General: an organised tour is a good way to see a large number of the endemic and near endemic species in Namibia. Many people however make their own travel arrangements and this is perfectly feasible.
Flights: a selection of major airlines fly into Windhoek, but it is sometimes cheaper to fly to South Africa and then either drive or fly onto Namibia. South African Airways and Air Namibia operate daily flights between Johannesburg, Cape Town and Hosea Kutako International Airport, 42 km east of Windhoek. Air Namibia also flies twice weekly between Windhoek and Harare, Victoria Falls, Luanda, Lusaka, Maun and Gaborone. There are regular direct flights from London and Frankfurt to Windhoek. Air Namibia also operate internal flights between Windhoek and the major towns in Namibia.
Visas: you should check with your local embassy and / or its website for visa requirements. In 2005, visas were not required for visitors from the UK and South Africa.
Vaccinations: your local doctor should be consulted about health matters and the range of inoculations which is advised.
Travel: this is best done within Namibia in a private vehicle as public transport is limited and the distances are vast making travel rather slow. The road infrastructure is good throughout the country and most destinations are well marked on maps. Bus services are limited to a few luxury coaches that connect Windhoek to Cape Town and Johannesburg, but local minibuses run up and down the B1 from Oshakati to Keetmanshoop.
There are border crossings from Botswana, Zambia, Zimbabwe and South Africa and bus companies service these routes. Driving between South Africa and Namibia is quite comfortable on well-made roads.
Cars can be hired in Windhoek and at the airport. You should consider what type of vehicle you will require as travel to birding hotspots and around reserves may be on gravel roads where a 4WD and / or vehicle with a high ground clearance can be useful. For travel in desert areas, make sure that you have plenty of water, spare fuel and provisions.
The Trans-Namib Railway operates a reasonable service that connects most major towns. The trains are reliable and carry economy and sleeper classes, and if you're not in a rush they represent a pleasant and inexpensive - if extremely slow - way to see the country.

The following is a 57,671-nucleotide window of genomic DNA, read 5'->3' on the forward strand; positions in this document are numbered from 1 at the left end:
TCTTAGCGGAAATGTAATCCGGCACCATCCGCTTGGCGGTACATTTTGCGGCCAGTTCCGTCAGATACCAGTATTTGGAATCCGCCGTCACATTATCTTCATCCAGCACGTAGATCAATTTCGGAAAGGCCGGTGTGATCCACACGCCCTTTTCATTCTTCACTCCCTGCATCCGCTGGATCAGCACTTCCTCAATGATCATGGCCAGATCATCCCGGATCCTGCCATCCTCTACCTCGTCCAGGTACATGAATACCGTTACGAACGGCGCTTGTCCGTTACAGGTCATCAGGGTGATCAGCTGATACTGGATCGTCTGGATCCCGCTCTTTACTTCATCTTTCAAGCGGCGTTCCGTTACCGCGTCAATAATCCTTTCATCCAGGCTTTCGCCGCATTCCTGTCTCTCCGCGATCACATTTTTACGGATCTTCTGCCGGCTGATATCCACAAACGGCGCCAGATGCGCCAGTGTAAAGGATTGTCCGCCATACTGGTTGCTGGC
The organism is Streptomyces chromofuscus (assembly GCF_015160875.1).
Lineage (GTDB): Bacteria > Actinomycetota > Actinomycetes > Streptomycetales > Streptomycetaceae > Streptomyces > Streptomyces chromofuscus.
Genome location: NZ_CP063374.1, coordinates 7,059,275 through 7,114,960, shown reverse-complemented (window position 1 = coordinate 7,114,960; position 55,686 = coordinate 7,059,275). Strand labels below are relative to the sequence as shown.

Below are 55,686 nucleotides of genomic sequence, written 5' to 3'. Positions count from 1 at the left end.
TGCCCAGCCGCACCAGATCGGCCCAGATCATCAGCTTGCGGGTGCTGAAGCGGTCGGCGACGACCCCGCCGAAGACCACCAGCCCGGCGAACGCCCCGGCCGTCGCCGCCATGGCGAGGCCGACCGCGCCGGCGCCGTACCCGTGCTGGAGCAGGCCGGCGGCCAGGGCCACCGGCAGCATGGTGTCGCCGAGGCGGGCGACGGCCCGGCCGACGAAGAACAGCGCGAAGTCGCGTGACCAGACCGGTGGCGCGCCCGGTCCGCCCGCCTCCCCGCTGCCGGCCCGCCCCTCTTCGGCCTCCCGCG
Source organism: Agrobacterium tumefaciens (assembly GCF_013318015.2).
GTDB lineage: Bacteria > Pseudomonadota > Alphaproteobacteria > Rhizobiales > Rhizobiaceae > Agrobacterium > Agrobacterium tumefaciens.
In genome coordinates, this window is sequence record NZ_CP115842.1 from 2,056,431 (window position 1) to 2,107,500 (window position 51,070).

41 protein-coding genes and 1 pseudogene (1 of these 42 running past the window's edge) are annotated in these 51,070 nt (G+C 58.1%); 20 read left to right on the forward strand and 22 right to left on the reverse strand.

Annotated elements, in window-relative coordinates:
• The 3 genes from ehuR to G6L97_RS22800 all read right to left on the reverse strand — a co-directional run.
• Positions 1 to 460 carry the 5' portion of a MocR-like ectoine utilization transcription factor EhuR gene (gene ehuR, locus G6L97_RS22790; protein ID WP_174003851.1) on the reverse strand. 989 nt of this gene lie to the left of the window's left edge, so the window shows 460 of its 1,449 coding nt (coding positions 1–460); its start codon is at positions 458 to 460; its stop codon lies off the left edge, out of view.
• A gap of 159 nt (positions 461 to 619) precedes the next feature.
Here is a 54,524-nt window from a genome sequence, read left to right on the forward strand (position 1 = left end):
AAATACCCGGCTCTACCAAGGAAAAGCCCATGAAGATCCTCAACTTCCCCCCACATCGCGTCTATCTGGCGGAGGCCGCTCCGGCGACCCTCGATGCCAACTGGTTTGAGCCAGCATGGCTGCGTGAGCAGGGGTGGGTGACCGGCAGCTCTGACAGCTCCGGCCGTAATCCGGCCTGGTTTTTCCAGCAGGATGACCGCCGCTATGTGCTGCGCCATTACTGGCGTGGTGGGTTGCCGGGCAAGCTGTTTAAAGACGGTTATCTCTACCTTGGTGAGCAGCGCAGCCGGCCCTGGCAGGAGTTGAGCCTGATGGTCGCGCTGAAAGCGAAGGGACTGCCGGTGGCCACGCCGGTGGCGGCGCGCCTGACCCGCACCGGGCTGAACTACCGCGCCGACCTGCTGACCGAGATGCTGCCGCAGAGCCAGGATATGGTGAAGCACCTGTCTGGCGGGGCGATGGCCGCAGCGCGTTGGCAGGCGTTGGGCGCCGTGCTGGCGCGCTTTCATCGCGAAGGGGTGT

Currency: the local unit of currency is the Namibian Dollar the value of which is pegged to the South African Rand. South African notes and coins are accepted in Namibia and often received in change. There are several banks with ATMs in the centre of Windhoek. Travellers cheques, foreign currency and major credit cards are also widely accepted.
Guidebooks, travel companies and websites provide much of the advice one needs, but key points warrant repetition here: (1) be aware of the risk of malaria and seek current advice, sleep in a sealed tent or under a net and take prophylaxis as recommended; (2) always ensure you have sufficient water and some method of purification (even if this comprises a pot and a campfire for boiling); (3) do not underestimate the danger of being in the sun for too long, ensure you use sun-block, drink plenty of water and wear a hat; (4) be aware of the risk of AIDS; (5) ensure that you take a reasonably-equipped first-aid pack with you including supplies of hypodermic and suturing needles. See the following 2 websites for the latest safety and travel information: US Travel and UK FCO.